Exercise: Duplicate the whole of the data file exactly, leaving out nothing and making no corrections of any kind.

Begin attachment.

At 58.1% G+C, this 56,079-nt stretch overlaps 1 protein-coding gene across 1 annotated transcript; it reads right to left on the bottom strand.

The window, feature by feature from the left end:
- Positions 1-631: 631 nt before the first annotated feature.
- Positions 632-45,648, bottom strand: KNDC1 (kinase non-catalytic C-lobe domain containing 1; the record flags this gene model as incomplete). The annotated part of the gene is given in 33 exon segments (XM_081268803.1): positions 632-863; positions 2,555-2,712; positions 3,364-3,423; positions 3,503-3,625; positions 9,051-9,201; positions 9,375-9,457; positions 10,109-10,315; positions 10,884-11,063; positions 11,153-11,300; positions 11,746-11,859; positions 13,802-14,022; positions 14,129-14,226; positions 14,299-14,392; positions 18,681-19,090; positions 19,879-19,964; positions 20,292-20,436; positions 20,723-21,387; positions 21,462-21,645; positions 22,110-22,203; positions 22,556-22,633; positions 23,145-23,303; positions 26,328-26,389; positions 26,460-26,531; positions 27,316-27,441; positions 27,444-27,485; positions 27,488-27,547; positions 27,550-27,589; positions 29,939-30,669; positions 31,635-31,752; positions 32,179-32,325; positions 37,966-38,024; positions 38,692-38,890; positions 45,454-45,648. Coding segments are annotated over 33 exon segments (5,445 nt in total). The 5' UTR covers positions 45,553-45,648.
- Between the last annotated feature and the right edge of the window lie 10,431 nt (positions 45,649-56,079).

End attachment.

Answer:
At 58.1% G+C, this 56,079-nt stretch overlaps 1 protein-coding gene across 1 annotated transcript; it reads right to left on the bottom strand.

The window, feature by feature from the left end:
- Positions 1-631: 631 nt before the first annotated feature.
- Positions 632-45,648, bottom strand: KNDC1 (kinase non-catalytic C-lobe domain containing 1; the record flags this gene model as incomplete). The annotated part of the gene is given in 33 exon segments (XM_081268803.1): positions 632-863; positions 2,555-2,712; positions 3,364-3,423; positions 3,503-3,625; positions 9,051-9,201; positions 9,375-9,457; positions 10,109-10,315; positions 10,884-11,063; positions 11,153-11,300; positions 11,746-11,859; positions 13,802-14,022; positions 14,129-14,226; positions 14,299-14,392; positions 18,681-19,090; positions 19,879-19,964; positions 20,292-20,436; positions 20,723-21,387; positions 21,462-21,645; positions 22,110-22,203; positions 22,556-22,633; positions 23,145-23,303; positions 26,328-26,389; positions 26,460-26,531; positions 27,316-27,441; positions 27,444-27,485; positions 27,488-27,547; positions 27,550-27,589; positions 29,939-30,669; positions 31,635-31,752; positions 32,179-32,325; positions 37,966-38,024; positions 38,692-38,890; positions 45,454-45,648. Coding segments are annotated over 33 exon segments (5,445 nt in total). The 5' UTR covers positions 45,553-45,648.
- Between the last annotated feature and the right edge of the window lie 10,431 nt (positions 45,649-56,079).